This study aims to advance the media effects debate concerning violent video games. Meta-analytic reviews reveal a small but noticeable association between playing violent video games and aggressive reactions. However, evidence for causal associations is still rare. In a novel, event-related functional magnetic resonance imaging study, 13 male research participants were observed playing a latest-generation violent video game. Each participant's game play was recorded and content analyzed on a frame-by-frame basis. Onscreen activities were coded as either "passive/dead, no interactions"; "active/safe, no imminent danger/no violent interactions"; "active/potential danger occurs, violent interactions expected"; "active/under attack, some violent interactions"; and "active/fighting and killing, many violent interactions." Previous studies in neuroscience on aggressive thoughts and behaviors suggested that virtual violence would suppress affective areas of the anterior cingulate cortex (ACC) and the amygdala subsequent to activity variations at cognitive areas of the ACC. Comparison of game play activities with and without virtual violence in 11 participants confirmed the hypothesis. The rather large observed effects can be considered as caused by the virtual violence. We discuss the applicability of neuroscience methodology in media effects studies, with a special emphasis on the assumption of virtuality prevalent in video game play.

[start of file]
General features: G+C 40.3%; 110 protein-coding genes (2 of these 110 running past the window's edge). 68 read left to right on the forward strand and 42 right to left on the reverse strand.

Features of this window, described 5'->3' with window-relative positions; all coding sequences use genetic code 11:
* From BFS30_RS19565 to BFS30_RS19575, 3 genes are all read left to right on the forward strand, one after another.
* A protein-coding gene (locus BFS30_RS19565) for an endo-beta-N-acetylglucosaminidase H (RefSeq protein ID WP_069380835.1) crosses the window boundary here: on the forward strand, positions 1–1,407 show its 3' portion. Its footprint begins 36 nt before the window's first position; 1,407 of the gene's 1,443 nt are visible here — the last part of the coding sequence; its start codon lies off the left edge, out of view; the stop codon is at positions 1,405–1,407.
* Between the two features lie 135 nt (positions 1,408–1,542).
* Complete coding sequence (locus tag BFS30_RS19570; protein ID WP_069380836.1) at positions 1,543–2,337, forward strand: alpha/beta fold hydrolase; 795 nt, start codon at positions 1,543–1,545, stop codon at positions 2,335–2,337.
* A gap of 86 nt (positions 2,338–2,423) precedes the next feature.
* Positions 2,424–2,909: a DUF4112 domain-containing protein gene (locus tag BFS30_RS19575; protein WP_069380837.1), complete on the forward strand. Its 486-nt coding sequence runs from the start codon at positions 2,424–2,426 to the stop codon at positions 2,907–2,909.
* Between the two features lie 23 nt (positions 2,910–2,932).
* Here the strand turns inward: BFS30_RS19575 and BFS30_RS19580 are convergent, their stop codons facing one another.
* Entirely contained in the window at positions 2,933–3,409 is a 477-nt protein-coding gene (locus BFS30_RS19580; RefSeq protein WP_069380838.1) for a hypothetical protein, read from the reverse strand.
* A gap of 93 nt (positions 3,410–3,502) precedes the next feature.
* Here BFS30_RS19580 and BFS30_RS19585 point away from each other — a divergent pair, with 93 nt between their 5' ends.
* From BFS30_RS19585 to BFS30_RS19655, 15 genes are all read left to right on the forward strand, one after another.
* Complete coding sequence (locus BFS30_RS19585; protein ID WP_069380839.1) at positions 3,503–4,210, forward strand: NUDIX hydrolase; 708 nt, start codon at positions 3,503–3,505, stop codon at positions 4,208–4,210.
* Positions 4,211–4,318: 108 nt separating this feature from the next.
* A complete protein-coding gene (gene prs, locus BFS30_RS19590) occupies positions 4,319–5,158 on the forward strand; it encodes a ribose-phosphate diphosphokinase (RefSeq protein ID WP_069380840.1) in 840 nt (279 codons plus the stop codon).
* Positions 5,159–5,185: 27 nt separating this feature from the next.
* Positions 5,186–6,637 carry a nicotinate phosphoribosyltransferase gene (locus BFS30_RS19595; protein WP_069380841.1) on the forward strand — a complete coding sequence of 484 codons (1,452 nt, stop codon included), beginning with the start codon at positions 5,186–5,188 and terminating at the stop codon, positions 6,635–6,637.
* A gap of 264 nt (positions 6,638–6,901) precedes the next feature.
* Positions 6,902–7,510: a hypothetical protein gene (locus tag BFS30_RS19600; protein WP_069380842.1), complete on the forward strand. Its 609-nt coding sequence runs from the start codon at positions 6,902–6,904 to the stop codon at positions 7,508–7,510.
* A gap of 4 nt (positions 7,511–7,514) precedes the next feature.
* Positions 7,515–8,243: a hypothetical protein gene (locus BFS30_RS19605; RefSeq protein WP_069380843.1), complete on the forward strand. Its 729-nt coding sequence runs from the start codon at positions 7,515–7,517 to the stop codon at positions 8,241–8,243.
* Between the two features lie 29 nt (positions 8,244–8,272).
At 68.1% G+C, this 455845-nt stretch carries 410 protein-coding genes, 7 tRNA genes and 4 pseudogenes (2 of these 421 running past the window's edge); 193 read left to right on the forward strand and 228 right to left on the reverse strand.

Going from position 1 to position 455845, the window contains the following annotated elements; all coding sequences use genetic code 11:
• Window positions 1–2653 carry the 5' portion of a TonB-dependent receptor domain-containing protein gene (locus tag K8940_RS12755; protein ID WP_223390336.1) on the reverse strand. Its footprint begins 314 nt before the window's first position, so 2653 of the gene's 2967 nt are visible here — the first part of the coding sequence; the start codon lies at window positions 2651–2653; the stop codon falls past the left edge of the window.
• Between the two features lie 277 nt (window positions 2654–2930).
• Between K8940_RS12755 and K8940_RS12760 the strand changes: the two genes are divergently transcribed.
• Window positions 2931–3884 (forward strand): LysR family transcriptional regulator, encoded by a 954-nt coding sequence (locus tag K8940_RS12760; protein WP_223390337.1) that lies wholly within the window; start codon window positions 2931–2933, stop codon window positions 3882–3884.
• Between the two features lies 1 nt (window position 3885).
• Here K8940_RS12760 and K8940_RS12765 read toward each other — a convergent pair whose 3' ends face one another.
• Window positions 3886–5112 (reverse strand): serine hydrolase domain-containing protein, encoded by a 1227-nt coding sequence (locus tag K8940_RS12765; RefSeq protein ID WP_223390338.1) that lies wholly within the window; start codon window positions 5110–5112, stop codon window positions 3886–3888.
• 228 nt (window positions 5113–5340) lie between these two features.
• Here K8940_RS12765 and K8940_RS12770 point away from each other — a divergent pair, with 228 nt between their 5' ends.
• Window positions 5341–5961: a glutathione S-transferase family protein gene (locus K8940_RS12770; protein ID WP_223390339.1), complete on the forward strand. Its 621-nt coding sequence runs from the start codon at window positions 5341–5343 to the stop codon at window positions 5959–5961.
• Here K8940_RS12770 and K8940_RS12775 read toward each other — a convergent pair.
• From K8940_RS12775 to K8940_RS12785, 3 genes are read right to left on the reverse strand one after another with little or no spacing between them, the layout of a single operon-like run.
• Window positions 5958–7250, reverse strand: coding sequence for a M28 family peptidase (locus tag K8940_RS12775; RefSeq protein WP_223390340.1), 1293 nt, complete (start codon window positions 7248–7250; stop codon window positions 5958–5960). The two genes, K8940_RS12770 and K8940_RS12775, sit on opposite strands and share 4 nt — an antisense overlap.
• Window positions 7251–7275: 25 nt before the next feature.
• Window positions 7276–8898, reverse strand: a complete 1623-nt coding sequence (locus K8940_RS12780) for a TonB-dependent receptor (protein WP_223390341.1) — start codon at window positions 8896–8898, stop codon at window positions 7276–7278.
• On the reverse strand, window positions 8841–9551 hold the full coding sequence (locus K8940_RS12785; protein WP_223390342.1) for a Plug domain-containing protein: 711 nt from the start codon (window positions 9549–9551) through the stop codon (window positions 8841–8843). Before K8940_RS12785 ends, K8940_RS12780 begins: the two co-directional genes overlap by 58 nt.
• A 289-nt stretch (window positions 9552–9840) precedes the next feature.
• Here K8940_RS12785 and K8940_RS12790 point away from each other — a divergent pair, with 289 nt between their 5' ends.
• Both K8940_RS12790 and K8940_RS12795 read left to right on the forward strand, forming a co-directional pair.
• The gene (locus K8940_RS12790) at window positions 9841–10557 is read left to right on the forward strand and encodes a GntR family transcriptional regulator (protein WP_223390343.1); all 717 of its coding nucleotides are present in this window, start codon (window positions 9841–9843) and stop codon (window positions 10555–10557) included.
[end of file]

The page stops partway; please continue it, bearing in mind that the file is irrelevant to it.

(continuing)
Bibliographical noteFunding Information:
We acknowledge support from the TL Foundation, the DFG (SFB550/B1 and Th812/1-1), and the Annenberg School for Communication at the University of Southern California (Annenberg Studies on Computer Games).